Just because a plan does not work as intended does not mean it was unsuccessful. The Union blockade of the Confederacy during the Civil War certainly counts as an example. By one estimate, Confederate steamers successfully penetrated the Union blockade into North and South Carolina ports over 90 percent of the time, a rate that raises serious doubts about the blockade’s effectiveness. Yet despite the seeming porousness of the Union Navy’s efforts, the effects of the blockade were still devastating to the Southern economy. The relevant question, then, is “Why?”
The root challenge is that blockades are really economics problems nested within a warfare problem. For planners, the issue starts with getting the economics right, and then applying military pressure in a way that achieves the desired outcome. This begins by acknowledging that not every economy is even susceptible to blockade. For a blockade to work, the target economy must depend on imports or exports, the blockading power must have the means to effect the blockade, and neutral/nonaligned powers must lack the desire or ability to bypass the blockade.
1. Bern Anderson, By Sea and by River: The Naval History of the Civil War (New York: Alfred A. Knopf, 1962).
2. Lance E. Davis and Stanley L. Engerman, Naval Blockades in Peace and War: An Economic History since 1750 (New York: Cambridge University Press, 2006).
3. Robert William Fogel and Stanley L. Engerman, Time on the Cross: The Economics of American Slavery (Boston: Little, Brown, 1974).
4. Mark Guglielmo, “The Contribution of Economists to Military Intelligence During World War II,” The Journal of Economic History 68, no. 1 (March 2008): 109–150.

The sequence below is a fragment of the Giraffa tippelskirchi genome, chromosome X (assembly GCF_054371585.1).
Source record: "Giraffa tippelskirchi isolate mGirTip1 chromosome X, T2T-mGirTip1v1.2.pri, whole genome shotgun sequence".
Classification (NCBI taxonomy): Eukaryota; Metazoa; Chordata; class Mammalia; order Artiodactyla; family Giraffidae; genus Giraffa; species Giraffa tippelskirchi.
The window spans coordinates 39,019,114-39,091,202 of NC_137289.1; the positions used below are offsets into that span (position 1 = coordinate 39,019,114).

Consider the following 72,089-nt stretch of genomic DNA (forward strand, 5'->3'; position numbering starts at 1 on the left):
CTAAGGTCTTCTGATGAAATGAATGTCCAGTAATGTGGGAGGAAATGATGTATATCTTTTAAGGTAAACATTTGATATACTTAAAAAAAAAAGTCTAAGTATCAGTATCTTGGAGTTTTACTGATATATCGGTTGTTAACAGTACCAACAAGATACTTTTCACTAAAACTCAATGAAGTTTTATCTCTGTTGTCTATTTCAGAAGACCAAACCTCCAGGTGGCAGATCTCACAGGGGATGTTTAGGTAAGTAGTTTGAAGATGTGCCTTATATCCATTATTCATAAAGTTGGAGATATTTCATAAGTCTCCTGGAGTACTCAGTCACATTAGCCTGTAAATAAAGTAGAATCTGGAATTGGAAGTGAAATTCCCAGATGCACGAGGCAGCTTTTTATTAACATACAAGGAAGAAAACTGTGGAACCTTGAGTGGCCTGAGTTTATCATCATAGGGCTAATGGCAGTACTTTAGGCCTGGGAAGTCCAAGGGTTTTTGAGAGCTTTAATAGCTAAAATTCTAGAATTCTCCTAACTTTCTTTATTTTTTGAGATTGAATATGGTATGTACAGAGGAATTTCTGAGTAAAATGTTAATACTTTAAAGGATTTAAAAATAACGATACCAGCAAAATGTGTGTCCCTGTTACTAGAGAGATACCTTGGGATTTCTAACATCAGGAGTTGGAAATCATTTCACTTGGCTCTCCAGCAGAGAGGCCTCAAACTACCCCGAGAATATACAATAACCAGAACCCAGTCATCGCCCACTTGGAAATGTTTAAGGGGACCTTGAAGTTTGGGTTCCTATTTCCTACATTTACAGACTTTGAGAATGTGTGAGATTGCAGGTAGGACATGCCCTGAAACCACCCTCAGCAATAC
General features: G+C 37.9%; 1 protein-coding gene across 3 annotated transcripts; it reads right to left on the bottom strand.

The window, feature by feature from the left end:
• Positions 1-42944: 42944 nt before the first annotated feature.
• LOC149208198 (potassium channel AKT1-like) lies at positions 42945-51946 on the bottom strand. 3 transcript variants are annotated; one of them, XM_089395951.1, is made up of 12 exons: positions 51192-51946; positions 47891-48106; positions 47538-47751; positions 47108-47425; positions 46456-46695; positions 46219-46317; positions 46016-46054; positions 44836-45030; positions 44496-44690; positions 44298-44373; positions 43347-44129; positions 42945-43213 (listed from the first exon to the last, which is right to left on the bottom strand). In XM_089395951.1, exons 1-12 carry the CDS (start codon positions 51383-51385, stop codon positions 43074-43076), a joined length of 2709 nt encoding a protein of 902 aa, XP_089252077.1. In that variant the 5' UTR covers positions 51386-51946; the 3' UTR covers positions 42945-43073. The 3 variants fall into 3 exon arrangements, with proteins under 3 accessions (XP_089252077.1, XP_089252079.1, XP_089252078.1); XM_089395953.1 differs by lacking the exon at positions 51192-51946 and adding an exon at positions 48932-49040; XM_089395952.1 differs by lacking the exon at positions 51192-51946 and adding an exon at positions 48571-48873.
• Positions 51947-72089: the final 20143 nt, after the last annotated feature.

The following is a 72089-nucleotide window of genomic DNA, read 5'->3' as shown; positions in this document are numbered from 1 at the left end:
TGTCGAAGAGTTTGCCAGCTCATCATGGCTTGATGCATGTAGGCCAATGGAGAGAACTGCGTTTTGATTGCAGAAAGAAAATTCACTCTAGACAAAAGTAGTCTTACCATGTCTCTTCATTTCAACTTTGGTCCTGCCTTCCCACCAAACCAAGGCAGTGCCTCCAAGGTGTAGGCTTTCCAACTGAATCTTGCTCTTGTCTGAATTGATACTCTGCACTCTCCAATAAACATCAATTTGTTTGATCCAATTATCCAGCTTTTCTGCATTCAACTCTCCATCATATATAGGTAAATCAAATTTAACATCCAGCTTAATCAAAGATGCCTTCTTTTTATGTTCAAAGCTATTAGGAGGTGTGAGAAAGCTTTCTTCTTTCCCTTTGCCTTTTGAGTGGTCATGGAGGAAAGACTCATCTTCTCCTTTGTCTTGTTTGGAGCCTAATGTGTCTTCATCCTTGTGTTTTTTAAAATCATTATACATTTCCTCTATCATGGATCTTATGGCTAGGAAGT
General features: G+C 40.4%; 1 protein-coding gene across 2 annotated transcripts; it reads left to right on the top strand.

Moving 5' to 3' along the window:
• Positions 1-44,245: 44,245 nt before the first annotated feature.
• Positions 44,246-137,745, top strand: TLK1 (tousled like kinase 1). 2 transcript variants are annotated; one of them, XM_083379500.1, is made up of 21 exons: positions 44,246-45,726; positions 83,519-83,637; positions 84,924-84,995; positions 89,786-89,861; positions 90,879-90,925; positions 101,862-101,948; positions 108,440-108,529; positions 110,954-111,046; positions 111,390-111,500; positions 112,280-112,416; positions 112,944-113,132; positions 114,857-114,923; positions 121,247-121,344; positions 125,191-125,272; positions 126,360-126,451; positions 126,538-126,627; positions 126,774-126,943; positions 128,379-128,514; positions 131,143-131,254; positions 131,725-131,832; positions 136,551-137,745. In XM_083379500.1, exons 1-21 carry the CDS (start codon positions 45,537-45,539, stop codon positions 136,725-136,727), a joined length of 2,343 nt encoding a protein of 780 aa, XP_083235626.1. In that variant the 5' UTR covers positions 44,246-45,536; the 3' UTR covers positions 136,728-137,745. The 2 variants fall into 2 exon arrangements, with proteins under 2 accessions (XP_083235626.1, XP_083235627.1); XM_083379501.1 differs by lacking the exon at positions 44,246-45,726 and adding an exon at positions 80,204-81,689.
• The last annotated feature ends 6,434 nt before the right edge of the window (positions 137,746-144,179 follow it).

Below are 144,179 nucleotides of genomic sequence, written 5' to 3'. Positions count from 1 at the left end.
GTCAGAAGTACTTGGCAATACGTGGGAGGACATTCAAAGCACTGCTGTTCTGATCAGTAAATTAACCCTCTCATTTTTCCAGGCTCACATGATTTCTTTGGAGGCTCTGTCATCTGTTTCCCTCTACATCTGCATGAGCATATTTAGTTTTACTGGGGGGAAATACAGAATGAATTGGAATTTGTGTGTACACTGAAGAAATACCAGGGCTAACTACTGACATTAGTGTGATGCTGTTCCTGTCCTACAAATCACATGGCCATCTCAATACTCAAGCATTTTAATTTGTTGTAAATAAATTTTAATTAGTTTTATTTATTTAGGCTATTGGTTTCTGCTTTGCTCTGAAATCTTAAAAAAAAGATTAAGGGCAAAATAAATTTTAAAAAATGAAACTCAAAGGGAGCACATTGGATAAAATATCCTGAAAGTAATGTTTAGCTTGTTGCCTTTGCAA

5. Bruce W. Hetherington and Peter J. Kower, “Technological Diffusion and the Union Blockade,” Explorations in Economic History 48, no. 2 (2011) 310–24.
6. Bruce W. Hetherington and Peter J. Kower, “A Reexamination of Lebergott’s Paradox About Blockade Running During the American Civil War,” The Journal of Economic History 69, no. 2 (June 2009): 528–532.
7. R. Douglas Hurt, American Agriculture: A Brief History, rev. ed. (West Lafayette, IN: Purdue University Press, 2002).
8. Stanley Lebergott, “Through the Blockade: The Profitability and Extent of Cotton Smuggling, 1861–1865,” The Journal of Economic History 41, no. 4 (December 1981): 867–888.
9. James M. McPherson, War on the Waters: the Union and Confederate Navies, 1861–1865 (Chapel Hill: University of North Carolina Press, 2012).
10. W. N. Medlicott, The Economic Blockade, vol. 1 (London: His Majesty's Stationary Office, 1952).
11. Mancur Olson, “The Economics of Target Selection for the Combined Bomber Offensive,” Royal United Services Institution Journal 107, no. 628 (1962): 308–14.
12. Andrew F. Smith, Starving the South: How the North Won the Civil War (New York: St. Martin’s Press, 2011).
13. William N. Still Jr., “A Naval Sieve: The Union Blockade in the Civil War,” Naval War College Review 36, no. 3 (May–June 1983) 38–45.
14. David G. Surdam, Northern Naval Superiority and the Economics of the American Civil War (Columbia, SC: University of South Carolina Press, 2001).
15. Craig L. Symonds, The Civil War at Sea (Westport, CT: Praeger, 2009).
16. Mark Thornton and Robert B. Ekelund Jr., Tariffs, Blockades, and Inflation: The Economics of the Civil War (Wilmington, DE: Scholarly Resources, 2004).
17. Stephen R. Wise, Lifeline of the Confederacy: Blockade Running during the Civil War (Columbia, SC: University of South Carolina Press, 1988).